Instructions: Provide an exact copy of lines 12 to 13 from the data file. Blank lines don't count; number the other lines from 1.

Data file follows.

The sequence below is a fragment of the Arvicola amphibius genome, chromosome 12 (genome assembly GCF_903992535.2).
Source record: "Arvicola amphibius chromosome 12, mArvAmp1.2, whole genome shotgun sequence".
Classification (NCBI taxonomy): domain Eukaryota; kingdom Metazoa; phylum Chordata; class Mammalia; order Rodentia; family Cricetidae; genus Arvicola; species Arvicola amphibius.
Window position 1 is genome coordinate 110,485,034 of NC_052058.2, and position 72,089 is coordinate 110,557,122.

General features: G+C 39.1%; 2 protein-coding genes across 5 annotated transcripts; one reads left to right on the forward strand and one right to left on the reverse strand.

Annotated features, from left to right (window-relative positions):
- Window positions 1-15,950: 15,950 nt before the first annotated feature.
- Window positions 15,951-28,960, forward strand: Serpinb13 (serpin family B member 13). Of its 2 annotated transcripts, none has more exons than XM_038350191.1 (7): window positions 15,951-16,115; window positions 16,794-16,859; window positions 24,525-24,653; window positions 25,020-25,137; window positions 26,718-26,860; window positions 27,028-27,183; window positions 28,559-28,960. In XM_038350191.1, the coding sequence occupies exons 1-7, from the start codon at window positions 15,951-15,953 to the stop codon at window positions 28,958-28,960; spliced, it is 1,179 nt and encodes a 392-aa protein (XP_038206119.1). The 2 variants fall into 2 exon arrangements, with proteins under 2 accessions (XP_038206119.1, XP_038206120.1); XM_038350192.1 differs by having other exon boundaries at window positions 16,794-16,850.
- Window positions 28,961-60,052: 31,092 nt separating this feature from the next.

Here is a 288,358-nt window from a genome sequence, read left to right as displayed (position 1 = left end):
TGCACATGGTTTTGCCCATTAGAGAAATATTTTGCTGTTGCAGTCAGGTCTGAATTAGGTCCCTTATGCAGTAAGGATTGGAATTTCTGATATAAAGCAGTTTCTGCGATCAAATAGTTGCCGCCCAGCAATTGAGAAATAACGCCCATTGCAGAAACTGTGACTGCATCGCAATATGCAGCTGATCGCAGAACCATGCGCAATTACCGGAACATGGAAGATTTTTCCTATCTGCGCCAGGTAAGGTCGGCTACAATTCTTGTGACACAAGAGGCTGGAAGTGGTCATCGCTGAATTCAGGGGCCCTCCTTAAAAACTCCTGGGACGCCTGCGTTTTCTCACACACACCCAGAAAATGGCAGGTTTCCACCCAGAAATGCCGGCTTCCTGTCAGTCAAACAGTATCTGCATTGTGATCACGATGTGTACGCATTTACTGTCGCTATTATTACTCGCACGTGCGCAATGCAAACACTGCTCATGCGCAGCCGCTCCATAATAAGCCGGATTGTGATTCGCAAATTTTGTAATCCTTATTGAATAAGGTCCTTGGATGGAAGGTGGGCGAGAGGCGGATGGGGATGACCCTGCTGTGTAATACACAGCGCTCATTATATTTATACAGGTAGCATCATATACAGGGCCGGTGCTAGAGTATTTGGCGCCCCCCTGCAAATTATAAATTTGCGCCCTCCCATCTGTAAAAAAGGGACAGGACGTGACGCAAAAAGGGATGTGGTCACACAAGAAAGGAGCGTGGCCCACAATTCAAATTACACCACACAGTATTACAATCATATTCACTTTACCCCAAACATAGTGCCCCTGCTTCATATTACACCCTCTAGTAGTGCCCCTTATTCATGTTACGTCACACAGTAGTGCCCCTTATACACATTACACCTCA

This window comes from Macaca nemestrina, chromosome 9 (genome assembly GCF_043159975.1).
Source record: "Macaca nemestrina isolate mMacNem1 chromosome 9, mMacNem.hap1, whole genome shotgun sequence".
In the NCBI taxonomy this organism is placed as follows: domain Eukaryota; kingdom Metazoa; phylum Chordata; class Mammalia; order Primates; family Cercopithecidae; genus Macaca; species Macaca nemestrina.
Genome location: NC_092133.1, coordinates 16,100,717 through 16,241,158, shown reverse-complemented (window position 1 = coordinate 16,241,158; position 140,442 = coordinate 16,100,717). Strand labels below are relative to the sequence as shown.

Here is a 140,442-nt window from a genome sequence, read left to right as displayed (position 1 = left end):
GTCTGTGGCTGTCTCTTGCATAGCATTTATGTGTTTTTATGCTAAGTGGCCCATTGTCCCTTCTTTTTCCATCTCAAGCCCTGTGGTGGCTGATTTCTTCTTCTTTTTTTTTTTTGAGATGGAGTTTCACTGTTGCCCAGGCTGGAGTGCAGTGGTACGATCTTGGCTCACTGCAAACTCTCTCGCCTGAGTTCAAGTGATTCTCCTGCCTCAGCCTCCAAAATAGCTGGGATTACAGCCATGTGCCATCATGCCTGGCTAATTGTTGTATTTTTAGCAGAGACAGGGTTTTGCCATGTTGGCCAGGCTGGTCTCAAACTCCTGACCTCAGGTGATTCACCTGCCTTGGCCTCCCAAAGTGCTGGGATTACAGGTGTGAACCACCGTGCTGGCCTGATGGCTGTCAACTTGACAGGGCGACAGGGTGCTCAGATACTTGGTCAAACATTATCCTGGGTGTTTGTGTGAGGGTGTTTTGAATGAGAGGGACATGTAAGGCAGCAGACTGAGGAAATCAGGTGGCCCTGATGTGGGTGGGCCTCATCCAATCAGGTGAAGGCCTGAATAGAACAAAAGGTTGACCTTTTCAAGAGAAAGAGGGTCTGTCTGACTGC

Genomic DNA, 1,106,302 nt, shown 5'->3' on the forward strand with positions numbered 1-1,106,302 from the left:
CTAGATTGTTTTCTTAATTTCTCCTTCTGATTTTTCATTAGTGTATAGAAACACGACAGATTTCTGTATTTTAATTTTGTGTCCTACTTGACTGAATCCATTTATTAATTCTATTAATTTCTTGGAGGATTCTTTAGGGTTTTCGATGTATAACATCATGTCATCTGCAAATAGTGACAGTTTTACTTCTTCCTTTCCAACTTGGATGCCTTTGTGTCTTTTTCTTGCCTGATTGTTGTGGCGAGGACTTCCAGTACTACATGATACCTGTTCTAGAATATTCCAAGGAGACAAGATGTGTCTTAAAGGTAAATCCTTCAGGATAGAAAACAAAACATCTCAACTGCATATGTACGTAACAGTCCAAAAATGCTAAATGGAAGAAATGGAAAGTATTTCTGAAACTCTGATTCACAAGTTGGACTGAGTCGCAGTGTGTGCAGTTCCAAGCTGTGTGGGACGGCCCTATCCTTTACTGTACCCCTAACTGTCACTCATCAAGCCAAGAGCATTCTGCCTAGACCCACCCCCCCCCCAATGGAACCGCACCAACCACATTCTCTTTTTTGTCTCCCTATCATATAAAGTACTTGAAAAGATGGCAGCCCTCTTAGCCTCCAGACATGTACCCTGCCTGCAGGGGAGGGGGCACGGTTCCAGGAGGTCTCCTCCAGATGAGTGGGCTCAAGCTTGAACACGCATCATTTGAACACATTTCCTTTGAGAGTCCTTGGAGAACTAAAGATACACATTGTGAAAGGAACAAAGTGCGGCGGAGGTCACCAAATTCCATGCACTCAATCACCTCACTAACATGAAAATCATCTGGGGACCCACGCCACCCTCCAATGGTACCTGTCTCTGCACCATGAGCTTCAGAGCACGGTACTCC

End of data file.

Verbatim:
This window comes from Macaca nemestrina, chromosome 9 (genome assembly GCF_043159975.1).
Source record: "Macaca nemestrina isolate mMacNem1 chromosome 9, mMacNem.hap1, whole genome shotgun sequence".